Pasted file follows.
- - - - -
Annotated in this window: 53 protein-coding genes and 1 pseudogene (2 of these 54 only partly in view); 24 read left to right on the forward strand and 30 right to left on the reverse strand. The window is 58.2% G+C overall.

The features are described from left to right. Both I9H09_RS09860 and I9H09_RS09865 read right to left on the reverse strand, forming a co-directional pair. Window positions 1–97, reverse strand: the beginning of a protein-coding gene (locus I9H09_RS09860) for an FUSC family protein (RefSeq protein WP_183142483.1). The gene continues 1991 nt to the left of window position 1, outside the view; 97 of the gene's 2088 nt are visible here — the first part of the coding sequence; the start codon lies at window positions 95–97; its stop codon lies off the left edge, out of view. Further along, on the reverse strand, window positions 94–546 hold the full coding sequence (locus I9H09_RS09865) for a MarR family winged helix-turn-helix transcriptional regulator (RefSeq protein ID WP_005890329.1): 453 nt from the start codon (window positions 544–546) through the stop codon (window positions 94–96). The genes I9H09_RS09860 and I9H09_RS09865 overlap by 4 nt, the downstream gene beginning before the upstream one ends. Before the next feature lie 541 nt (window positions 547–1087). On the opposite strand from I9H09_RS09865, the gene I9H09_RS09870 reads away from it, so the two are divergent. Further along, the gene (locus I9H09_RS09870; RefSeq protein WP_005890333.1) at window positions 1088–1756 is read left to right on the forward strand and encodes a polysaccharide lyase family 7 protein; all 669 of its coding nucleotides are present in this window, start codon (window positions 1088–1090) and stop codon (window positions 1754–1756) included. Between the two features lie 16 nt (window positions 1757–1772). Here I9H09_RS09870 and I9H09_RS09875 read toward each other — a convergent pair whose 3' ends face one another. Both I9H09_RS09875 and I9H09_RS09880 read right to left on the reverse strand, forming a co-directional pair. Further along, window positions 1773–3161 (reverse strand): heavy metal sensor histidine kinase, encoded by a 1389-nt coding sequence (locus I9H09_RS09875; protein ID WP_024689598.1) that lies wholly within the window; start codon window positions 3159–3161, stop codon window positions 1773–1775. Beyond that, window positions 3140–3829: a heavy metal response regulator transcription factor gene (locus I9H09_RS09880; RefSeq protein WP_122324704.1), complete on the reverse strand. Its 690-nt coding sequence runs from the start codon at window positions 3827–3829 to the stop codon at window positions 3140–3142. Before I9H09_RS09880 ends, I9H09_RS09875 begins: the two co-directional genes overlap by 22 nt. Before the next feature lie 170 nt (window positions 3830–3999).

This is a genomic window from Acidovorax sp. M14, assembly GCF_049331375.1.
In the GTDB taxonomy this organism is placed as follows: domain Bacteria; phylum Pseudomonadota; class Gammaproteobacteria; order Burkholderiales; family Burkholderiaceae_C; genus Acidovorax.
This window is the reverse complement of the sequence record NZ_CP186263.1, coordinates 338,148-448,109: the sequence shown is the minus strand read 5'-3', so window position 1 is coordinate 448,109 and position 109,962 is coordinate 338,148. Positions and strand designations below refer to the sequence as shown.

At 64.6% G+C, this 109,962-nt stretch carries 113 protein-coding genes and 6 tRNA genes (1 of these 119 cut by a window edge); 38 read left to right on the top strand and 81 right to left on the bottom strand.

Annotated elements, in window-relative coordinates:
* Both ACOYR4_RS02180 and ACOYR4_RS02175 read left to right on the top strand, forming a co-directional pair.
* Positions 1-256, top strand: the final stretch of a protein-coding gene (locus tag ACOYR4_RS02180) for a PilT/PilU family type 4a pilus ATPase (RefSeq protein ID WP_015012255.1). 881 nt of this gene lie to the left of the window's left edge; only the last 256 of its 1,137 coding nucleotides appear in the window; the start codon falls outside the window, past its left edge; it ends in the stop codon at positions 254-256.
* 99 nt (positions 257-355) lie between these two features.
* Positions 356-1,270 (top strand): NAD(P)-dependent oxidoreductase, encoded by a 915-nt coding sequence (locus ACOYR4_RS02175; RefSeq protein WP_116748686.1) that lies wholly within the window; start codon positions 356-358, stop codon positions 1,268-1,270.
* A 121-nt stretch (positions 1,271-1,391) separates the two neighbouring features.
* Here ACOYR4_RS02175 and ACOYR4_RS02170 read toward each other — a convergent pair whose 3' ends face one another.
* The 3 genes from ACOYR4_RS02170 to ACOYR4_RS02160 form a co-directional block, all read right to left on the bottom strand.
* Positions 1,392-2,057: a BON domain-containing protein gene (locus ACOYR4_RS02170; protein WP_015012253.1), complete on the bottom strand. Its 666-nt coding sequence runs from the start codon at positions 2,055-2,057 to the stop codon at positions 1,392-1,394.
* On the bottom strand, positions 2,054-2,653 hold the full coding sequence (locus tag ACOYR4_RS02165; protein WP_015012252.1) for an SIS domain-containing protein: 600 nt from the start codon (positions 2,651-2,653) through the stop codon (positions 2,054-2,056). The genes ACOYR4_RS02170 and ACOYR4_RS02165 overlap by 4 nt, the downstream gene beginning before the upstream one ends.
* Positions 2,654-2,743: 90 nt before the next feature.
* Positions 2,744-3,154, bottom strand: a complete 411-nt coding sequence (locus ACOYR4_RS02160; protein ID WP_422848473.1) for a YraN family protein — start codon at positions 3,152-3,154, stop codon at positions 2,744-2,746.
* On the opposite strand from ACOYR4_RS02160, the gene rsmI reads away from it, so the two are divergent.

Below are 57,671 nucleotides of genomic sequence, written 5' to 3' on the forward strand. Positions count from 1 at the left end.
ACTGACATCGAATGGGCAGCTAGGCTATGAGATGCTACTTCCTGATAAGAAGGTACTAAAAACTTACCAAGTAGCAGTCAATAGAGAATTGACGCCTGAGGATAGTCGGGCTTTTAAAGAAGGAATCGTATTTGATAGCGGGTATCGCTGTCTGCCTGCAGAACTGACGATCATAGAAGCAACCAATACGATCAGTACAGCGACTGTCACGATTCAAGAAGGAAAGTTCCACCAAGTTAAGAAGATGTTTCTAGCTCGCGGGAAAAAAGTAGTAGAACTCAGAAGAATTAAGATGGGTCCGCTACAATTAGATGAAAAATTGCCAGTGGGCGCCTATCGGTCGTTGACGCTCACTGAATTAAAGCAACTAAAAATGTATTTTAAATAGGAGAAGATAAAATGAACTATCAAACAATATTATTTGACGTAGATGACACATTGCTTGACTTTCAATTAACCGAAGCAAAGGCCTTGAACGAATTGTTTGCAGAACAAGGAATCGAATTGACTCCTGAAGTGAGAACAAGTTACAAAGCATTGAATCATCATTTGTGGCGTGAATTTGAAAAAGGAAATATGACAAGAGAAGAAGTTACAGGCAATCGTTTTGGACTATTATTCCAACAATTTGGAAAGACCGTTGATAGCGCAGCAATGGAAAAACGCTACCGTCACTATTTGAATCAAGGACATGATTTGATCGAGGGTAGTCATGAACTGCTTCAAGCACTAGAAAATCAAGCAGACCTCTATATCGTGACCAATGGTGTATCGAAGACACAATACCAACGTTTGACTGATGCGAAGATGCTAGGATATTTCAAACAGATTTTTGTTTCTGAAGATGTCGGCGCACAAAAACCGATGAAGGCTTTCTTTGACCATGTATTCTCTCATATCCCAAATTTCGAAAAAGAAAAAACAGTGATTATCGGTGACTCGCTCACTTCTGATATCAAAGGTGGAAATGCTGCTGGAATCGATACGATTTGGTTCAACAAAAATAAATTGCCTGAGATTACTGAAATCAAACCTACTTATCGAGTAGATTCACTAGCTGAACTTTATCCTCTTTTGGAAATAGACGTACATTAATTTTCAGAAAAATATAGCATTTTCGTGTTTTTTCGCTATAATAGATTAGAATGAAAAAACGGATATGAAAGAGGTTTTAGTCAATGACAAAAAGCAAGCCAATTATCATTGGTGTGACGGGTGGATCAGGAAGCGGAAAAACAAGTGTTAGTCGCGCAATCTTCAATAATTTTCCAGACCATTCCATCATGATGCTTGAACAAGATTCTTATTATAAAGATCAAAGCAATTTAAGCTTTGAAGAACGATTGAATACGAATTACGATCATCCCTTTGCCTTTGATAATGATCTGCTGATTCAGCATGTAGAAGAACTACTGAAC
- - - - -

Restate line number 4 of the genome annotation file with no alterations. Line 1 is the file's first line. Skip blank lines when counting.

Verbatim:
In the GTDB taxonomy this organism is placed as follows: domain Bacteria; phylum Pseudomonadota; class Gammaproteobacteria; order Burkholderiales; family Burkholderiaceae_C; genus Acidovorax.